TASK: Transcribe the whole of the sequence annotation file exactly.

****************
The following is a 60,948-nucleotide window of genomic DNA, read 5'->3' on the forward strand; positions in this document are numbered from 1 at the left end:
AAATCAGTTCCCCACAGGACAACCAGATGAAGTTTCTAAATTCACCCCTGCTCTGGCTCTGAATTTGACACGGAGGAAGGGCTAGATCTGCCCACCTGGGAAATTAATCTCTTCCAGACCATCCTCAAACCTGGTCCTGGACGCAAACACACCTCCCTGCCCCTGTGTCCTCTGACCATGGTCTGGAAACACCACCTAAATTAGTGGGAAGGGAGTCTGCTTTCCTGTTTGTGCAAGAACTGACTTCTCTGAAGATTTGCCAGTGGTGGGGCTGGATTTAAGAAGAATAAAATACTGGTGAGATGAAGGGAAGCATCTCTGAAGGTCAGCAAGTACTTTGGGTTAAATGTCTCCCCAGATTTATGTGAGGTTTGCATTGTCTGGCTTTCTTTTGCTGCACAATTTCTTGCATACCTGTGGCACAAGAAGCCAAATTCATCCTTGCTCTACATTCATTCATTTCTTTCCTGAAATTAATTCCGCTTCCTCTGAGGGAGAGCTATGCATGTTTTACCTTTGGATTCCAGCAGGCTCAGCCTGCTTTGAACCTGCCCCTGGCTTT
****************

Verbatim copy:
The following is a 60,948-nucleotide window of genomic DNA, read 5'->3' on the forward strand; positions in this document are numbered from 1 at the left end:
AAATCAGTTCCCCACAGGACAACCAGATGAAGTTTCTAAATTCACCCCTGCTCTGGCTCTGAATTTGACACGGAGGAAGGGCTAGATCTGCCCACCTGGGAAATTAATCTCTTCCAGACCATCCTCAAACCTGGTCCTGGACGCAAACACACCTCCCTGCCCCTGTGTCCTCTGACCATGGTCTGGAAACACCACCTAAATTAGTGGGAAGGGAGTCTGCTTTCCTGTTTGTGCAAGAACTGACTTCTCTGAAGATTTGCCAGTGGTGGGGCTGGATTTAAGAAGAATAAAATACTGGTGAGATGAAGGGAAGCATCTCTGAAGGTCAGCAAGTACTTTGGGTTAAATGTCTCCCCAGATTTATGTGAGGTTTGCATTGTCTGGCTTTCTTTTGCTGCACAATTTCTTGCATACCTGTGGCACAAGAAGCCAAATTCATCCTTGCTCTACATTCATTCATTTCTTTCCTGAAATTAATTCCGCTTCCTCTGAGGGAGAGCTATGCATGTTTTACCTTTGGATTCCAGCAGGCTCAGCCTGCTTTGAACCTGCCCCTGGCTTT